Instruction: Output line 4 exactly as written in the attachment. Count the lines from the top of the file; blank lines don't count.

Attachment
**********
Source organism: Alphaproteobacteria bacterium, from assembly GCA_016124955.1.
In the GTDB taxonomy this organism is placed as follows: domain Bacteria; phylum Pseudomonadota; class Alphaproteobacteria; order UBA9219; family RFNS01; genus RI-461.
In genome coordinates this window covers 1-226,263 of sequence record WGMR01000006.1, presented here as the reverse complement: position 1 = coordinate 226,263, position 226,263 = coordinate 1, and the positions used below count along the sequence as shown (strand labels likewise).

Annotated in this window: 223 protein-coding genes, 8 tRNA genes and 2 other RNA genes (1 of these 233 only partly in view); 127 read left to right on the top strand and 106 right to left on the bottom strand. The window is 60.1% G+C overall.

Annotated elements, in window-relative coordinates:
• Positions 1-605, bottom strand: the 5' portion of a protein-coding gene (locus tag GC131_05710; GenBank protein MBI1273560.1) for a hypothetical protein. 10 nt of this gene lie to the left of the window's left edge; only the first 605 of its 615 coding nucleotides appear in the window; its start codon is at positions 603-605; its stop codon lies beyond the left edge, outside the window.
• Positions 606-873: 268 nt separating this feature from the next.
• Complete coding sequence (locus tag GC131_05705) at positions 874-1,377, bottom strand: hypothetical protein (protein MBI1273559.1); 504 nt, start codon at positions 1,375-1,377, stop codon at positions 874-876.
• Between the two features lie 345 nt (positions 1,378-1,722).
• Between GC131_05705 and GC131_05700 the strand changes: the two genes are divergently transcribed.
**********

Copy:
Annotated in this window: 223 protein-coding genes, 8 tRNA genes and 2 other RNA genes (1 of these 233 only partly in view); 127 read left to right on the top strand and 106 right to left on the bottom strand. The window is 60.1% G+C overall.